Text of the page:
Ms. Bueno was the first and so far the only female player from South America to win the Wimbledon singles title and is one of only eight women to win at least three championships at both Wimbledon and the U.S. Open.
The 9 de Julho Hospital said she had been admitted for "oncological treatment" and asked for privacy.
Bueno said men were key to her game.
However, her career was cut short by elbow problems, which she blamed on the heavy rackets used in the sport at the time.
Brazilian President Michel Temer has led tributes to the star, tweeting that she would be remembered as "the number one of tennis in the hearts of all Brazilians".
In 1959, Ms. Bueno became the first non-American in more than 20 years to win the women's title at Wimbledon, defeating Californian Darlene Hard in straight sets, 6-4, 6-3. A national hero in her native Brazil, Bueno also had a special flair that probably cannot be taught.
World No. 1 in 1959, 1960, 1964 and 1966, Bueno was Brazil's best ever player, winning 19 Grand Slam titles. She grew up across the street from a tennis club, where her parents played.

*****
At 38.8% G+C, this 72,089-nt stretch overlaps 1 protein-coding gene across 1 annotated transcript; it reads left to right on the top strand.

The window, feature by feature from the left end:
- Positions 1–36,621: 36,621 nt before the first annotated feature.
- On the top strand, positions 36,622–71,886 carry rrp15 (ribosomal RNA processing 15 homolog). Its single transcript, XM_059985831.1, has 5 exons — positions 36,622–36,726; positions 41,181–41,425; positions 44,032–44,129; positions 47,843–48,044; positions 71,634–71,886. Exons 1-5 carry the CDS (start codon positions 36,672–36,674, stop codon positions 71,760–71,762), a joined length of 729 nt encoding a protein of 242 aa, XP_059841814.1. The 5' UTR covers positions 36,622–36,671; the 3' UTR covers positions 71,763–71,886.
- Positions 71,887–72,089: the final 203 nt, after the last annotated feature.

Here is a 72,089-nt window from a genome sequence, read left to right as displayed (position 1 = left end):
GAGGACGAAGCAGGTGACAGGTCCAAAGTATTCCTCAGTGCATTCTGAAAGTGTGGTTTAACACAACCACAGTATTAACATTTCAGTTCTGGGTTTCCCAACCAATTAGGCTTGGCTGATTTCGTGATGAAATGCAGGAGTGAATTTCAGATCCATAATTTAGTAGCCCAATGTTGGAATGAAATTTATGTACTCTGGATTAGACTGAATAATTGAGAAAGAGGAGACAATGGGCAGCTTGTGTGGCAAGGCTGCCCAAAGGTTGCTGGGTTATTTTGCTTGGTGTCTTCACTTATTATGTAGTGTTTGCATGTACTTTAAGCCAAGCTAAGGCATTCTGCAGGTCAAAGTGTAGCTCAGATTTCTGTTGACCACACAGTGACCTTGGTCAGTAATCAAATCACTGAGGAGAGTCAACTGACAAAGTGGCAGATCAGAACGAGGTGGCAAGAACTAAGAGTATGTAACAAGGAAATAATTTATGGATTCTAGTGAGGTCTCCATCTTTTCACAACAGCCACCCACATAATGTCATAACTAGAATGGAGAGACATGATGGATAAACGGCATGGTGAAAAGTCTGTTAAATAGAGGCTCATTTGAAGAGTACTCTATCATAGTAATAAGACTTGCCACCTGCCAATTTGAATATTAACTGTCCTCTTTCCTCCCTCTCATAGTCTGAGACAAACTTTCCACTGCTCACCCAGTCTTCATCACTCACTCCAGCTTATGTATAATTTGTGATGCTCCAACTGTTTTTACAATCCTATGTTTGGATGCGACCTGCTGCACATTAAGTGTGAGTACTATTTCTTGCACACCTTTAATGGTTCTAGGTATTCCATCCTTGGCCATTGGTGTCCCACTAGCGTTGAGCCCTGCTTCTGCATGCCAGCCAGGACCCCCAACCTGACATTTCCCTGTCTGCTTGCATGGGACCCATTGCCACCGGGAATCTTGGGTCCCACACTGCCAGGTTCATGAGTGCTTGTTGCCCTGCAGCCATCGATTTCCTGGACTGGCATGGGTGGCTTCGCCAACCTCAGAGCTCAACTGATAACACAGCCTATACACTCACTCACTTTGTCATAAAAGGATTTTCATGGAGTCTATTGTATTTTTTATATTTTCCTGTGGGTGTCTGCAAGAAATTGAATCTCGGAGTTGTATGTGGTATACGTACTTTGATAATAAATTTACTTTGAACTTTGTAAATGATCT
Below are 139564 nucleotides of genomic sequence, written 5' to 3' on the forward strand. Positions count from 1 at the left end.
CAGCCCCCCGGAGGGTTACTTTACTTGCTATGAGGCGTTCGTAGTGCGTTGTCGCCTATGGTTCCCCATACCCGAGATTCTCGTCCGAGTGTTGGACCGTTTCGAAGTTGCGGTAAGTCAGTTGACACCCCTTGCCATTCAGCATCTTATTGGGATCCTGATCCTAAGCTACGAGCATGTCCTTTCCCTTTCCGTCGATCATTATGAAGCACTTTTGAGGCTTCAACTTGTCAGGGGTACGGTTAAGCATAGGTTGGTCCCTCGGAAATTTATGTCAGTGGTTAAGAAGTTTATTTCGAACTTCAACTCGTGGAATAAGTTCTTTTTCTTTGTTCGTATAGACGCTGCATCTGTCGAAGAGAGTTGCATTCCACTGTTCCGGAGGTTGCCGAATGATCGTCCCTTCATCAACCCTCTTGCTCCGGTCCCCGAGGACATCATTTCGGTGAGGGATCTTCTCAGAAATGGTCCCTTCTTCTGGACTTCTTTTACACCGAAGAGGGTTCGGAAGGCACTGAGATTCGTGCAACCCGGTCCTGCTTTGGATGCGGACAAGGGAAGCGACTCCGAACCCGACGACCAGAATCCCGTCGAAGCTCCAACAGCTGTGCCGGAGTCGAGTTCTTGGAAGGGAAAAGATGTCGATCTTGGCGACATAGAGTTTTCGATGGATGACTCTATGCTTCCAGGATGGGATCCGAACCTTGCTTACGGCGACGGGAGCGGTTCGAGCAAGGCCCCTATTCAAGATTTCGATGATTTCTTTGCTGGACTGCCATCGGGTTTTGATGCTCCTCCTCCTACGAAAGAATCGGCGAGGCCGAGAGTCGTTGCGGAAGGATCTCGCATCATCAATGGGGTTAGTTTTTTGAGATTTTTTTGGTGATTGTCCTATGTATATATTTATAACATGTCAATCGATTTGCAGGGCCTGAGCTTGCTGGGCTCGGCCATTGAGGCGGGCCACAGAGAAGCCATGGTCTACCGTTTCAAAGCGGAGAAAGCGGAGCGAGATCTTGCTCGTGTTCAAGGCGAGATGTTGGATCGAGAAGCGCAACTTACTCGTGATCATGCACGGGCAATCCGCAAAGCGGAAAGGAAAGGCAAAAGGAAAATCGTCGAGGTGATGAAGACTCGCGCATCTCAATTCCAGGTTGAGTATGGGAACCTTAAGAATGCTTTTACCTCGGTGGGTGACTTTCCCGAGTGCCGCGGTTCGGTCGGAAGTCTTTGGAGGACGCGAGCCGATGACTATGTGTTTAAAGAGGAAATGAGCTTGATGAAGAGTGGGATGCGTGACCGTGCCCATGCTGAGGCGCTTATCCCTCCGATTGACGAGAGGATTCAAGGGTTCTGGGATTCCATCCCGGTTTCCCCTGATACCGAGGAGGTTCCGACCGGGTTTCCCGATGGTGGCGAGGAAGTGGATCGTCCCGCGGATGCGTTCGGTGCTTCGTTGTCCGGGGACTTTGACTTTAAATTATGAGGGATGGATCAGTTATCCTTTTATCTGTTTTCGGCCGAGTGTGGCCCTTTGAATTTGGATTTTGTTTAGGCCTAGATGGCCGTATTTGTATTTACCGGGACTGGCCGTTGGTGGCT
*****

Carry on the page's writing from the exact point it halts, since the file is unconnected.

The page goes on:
She took the Wimbledon singles title again in 1960 and 1964.
"We send our condolences to the friends and loved ones of Maria Bueno, a four-time #USOpen singles and doubles champion". She later became a leading tennis commentator on Brazilian television.
One tennis writer, John Barrett, called her "the elegant queen of Brazilian tennis". The hospital released a statement on Friday afternoon confirming her death, but declined to provide more details out of respect for her family.
On and off the court, Bueno "always showed a lot of fight", Brazilian tennis player Bia Haddad said.
Bueno was a consultant for several years for Sportv and commented on matches with Gustavo "Guga" Kuerten, the other Brazilian tennis legend.